Part sci-fi/fantasy, part comedy, part drama, part satire and part musical, The screenplay by writer/director Martika Ramirez Escobar knows when to take itself seriously and when not to. Otherwise, it would've turned into a clunky, nauseating and uneven mess. The first act takes its time to get to the meat of the story as it introduces Leonor to the audience and provides exposition about her family life, her former career in the film industry and her financial woes. Once the TV hits her over the head, that's when the film gains some narrative momentum and becomes a lot of fun. The hospital scenes are a little bit maudlin, though, but nonetheless sweet and tender more often than not. The scenes with Leonor inside her own action movie are the ones that stand out the most because they're wildly entertaining and amusing even if they're not laugh-out-loud funny per se. To be fair, the premise does lose some steam as it becomes a bit repetitive without anything surprising or interesting happening, but then the third act comes along where the film regains its momentum and even surprises you with an intense, gritty action scene and a campy musical number. The dark and light elements don't always blend effectively; at times there's some tonal whiplash, but that's just a minor, forgivable issue that doesn't sink the film.
Sheila Francisco gives a heartfelt and lively performance as Leonor Reyes. It's refreshing to see an older actress in such a meaty role that allows her to play someone who's more than just an "old woman". Leonor is a human being, after all, and one who's scarred by memories of her dead son who shows up as a ghost every now and then. Sheila Francisco clearly is having a lot of fun on-screen, particularly in the fantasy sequences and in the musical number at the end. That musical number also includes some dancing which isn't very well-choreographed, but that's part of the film's charm. There have been many batshit crazy movies this year, including Everything Everywhere All at Once, Triangle of Sadness and Bardo: False Chronicle of a Handful of Truth. Although, Leonor Will Never Die doesn't quite reach the level of brilliance of those films, it's still an amusing, inspired and campy genre-bending delight.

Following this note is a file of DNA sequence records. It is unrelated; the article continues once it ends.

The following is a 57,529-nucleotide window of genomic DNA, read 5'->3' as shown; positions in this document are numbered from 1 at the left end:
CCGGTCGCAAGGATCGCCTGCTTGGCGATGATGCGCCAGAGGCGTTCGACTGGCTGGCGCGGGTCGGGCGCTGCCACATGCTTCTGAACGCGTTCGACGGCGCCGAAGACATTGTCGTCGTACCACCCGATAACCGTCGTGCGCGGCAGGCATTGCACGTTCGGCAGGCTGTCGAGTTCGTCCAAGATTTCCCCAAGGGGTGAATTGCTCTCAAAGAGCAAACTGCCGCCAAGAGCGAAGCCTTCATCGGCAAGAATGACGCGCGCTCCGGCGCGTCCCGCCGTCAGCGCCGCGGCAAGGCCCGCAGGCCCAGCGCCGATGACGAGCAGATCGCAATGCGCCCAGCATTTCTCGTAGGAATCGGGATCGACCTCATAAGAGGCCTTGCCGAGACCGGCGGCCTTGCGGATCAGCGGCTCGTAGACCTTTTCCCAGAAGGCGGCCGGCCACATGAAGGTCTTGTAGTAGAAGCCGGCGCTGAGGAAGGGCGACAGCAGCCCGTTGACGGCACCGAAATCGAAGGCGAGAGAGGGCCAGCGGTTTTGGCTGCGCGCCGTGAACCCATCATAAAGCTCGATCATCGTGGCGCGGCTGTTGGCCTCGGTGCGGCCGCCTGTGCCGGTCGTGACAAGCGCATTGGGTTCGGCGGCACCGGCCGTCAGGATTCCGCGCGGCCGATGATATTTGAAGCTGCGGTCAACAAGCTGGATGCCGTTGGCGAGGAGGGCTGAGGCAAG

Kate (Laura Dern) arrives at the apartment of her ex-husband, Peter (Hugh Jackman), to ask him to take care of their troubled teenage son, Nicholas (Zen McGrath), who has stopped going to school for months. Nicholas agrees to move in with his father and Beth (Vanessa Kirby), his father's new girlfriend, who are raising a baby.